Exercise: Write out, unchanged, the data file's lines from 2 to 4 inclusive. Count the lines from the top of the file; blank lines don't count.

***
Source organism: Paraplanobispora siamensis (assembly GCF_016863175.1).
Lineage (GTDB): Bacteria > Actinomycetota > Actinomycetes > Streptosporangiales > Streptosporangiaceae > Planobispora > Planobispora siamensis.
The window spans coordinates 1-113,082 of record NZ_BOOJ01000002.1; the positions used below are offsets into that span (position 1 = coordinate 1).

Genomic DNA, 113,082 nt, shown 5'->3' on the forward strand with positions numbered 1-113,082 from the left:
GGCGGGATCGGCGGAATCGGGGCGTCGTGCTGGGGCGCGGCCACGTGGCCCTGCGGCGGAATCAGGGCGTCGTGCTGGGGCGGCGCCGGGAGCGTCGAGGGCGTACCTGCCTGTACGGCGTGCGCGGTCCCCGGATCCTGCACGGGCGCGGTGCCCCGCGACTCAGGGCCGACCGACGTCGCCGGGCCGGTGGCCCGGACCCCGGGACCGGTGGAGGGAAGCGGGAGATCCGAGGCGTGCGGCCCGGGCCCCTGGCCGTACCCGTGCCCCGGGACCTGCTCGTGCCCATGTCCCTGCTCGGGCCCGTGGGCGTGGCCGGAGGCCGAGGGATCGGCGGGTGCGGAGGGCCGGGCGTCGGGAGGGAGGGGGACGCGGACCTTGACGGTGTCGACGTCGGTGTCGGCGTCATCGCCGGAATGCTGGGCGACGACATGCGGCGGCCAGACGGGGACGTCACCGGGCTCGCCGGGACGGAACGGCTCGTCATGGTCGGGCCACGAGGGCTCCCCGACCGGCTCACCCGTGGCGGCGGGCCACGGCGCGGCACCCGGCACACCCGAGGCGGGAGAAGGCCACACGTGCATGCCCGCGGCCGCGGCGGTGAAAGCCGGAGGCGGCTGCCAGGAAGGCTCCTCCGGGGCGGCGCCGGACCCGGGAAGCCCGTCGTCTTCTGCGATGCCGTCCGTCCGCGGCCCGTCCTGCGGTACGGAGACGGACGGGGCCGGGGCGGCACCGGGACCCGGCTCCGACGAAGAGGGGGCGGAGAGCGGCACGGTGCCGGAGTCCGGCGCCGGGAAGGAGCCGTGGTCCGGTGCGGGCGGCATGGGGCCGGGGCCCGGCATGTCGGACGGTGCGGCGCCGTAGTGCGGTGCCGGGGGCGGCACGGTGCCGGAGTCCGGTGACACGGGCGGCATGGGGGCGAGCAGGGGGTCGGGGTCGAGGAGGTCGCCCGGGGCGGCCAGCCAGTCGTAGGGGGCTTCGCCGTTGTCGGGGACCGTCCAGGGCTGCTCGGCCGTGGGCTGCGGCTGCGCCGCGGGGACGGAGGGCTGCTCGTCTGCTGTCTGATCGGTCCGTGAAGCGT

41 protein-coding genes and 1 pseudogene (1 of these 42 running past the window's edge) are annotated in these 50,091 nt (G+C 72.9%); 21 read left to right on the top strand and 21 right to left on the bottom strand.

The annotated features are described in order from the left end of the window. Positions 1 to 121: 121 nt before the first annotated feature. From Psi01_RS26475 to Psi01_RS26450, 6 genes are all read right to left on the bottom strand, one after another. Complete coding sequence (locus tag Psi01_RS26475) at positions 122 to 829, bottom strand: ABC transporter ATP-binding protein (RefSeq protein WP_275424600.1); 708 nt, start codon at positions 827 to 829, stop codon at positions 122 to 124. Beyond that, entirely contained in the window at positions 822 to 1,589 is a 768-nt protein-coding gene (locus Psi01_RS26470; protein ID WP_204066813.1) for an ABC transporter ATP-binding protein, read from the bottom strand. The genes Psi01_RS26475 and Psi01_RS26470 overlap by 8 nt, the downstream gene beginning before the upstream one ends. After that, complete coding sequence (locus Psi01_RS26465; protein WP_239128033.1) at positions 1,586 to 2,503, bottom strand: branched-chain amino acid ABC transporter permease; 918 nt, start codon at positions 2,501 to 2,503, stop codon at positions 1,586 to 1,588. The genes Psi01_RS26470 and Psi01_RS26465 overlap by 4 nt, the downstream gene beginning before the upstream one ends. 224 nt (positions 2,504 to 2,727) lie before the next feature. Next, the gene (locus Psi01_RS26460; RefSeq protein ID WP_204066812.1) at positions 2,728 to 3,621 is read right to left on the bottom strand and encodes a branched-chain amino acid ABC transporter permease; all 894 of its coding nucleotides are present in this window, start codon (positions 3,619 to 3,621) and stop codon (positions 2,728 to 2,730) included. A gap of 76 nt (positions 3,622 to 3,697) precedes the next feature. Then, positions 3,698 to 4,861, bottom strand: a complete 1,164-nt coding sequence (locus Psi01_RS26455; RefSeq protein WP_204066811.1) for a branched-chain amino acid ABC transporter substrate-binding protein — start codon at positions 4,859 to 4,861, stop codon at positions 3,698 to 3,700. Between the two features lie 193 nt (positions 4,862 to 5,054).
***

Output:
Lineage (GTDB): Bacteria > Actinomycetota > Actinomycetes > Streptosporangiales > Streptosporangiaceae > Planobispora > Planobispora siamensis.
The window spans coordinates 1-113,082 of record NZ_BOOJ01000002.1; the positions used below are offsets into that span (position 1 = coordinate 1).

Genomic DNA, 113,082 nt, shown 5'->3' on the forward strand with positions numbered 1-113,082 from the left: